Fourteen domestic swine were fed a normal diet. Aspirin (325 mg) was given 1 day before stent implantation, and it was continued through the follow-up period. Each animal was anesthetized with Telazole 8 mg/kg IM and maintained with isoflurane. Under fluoroscopic guidance, a 10-F sheath was inserted from the carotid artery into the iliac artery.
After the administration of heparin (200 U/kg) and nitroglycerin (200 μg), angiography was performed to identify the femoral arteries for stent implantation. Two target segments per femoral artery were identified as potential experimental stent sites. Of the possible 56 sites, 48 were chosen as suitable for stent therapy. Four segments contained multiple branches, 2 segments had severe spasm, and 2 dissected after wire placement. Intravascular ultrasound was performed on these experimental segments using a 3.2-F imaging system with a 30-MHz transducer (Ultra, BSC/CVIS). On the basis of the ultrasound measurements of vessel diameter, an oversized balloon (balloon/vessel ratio, 1.3 to 1.5) was selected. After balloon injury at 15 atm, a 20-mm biliary stent (Johnson & Johnson) was implanted. A total of 28 arterial sites were evaluated for the degree of cellular proliferation by histological assessment at 7 days. Another 20 arterial sites underwent histomorphometric analysis at 28 days. This study protocol was approved by the Institutional Laboratory Animal Committee at Stanford University Medical Center.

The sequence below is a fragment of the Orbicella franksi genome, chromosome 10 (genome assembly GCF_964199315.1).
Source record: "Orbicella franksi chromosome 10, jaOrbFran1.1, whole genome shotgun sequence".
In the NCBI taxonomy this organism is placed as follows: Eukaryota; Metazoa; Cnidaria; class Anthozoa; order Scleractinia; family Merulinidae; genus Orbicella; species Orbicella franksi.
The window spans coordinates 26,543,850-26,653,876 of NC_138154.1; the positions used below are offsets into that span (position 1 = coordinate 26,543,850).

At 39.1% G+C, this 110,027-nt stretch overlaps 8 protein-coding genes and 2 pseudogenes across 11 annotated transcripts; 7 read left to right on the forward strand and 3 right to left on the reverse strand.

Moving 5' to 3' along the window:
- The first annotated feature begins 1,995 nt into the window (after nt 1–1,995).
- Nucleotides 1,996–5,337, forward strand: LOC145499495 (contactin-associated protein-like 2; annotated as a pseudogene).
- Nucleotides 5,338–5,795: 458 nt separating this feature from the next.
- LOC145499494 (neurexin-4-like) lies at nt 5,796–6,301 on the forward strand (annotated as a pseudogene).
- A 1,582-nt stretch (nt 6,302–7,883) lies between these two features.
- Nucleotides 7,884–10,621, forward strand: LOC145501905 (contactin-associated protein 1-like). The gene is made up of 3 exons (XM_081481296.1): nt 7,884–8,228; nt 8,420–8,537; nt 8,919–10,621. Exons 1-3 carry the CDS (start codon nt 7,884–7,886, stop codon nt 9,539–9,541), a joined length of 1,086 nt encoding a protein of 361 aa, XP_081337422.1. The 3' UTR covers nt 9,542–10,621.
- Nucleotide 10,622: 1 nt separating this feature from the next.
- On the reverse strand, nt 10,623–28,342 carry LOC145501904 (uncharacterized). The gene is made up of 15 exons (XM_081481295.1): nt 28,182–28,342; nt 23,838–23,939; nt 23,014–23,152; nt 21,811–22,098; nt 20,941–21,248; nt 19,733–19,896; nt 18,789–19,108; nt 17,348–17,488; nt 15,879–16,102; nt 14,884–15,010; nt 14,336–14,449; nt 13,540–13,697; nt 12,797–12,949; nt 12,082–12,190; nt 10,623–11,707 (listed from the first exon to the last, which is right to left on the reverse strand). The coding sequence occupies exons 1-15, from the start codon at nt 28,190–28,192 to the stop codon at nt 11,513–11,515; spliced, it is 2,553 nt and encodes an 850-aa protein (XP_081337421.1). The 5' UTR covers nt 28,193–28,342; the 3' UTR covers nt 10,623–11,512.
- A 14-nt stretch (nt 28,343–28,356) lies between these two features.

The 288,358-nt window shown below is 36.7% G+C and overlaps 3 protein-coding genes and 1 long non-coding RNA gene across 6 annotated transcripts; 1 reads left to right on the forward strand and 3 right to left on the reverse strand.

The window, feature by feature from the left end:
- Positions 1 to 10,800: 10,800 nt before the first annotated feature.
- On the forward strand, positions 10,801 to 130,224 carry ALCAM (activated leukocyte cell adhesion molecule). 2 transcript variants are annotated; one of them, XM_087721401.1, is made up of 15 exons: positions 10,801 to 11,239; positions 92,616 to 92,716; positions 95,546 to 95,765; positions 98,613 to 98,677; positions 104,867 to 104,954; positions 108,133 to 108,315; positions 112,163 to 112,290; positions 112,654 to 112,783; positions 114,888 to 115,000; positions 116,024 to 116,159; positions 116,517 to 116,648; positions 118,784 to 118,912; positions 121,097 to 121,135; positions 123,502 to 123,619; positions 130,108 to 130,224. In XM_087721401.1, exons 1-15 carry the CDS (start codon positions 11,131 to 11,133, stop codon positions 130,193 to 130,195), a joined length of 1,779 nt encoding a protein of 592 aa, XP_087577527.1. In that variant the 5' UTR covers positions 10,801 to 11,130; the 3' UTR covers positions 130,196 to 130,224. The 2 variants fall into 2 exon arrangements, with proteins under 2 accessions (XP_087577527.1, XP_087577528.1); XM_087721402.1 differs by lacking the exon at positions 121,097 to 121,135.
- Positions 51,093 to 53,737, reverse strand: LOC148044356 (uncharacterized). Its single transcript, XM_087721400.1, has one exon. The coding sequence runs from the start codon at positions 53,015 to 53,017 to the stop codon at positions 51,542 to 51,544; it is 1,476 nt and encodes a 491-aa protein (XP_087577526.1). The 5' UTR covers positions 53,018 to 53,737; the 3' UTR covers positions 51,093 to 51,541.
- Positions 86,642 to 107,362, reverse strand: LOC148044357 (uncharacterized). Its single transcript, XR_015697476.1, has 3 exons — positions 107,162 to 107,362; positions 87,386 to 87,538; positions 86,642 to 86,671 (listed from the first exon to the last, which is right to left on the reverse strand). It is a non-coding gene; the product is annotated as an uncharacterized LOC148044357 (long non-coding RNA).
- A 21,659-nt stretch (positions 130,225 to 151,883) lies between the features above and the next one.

An 8-F, over-the-wire catheter system (URX, PharmaSonics Inc) was developed. It incorporated a cylindrical ultrasonic transducer that was 8 mm in length and that operated in pulsed mode at a center frequency of 700 KHz (Figure 1A⇓). This provides a mechanical index (ratio of peak rare fractional pressure to the square root of frequency: an indicator of the likelihood in producing cavitation) of 3.9
After additional nitroglycerin (200 μg), target segments were exposed to IST for 120 s for the cell proliferation study (n=28), and for 120 s for the intimal growth study (n=20). For the sham-treated group, the same catheter was placed within the target segments for the same dwell times, without transducer activation.
Assessment of SMC Proliferation
To assess the proportion of proliferating SMCs in the treated segments, 6 pigs were killed on day 7 after the intravenous administration of 30 mg/kg 5-bromo-2-deoxyuridine (BrdU; Sigma Chemical) 1 day before. A total of 28 treated vessels, 17 IST and 11 sham, were rapidly excised and fixed with formalin at a pressure of 100 cm H2O for 15 minutes. Vessels were embedded and sectioned with a diamond saw and stained with hematoxylin and eosin. Using an antibody technique, cells incorporating BrdU were identified histologically. The percent of BrdU-labeled cells in the intima was determined by averaging the score of 3 cross-sections within the treated segment by a pathologist (R.V.) who was blinded to treatment category.
Assessment of Intimal Growth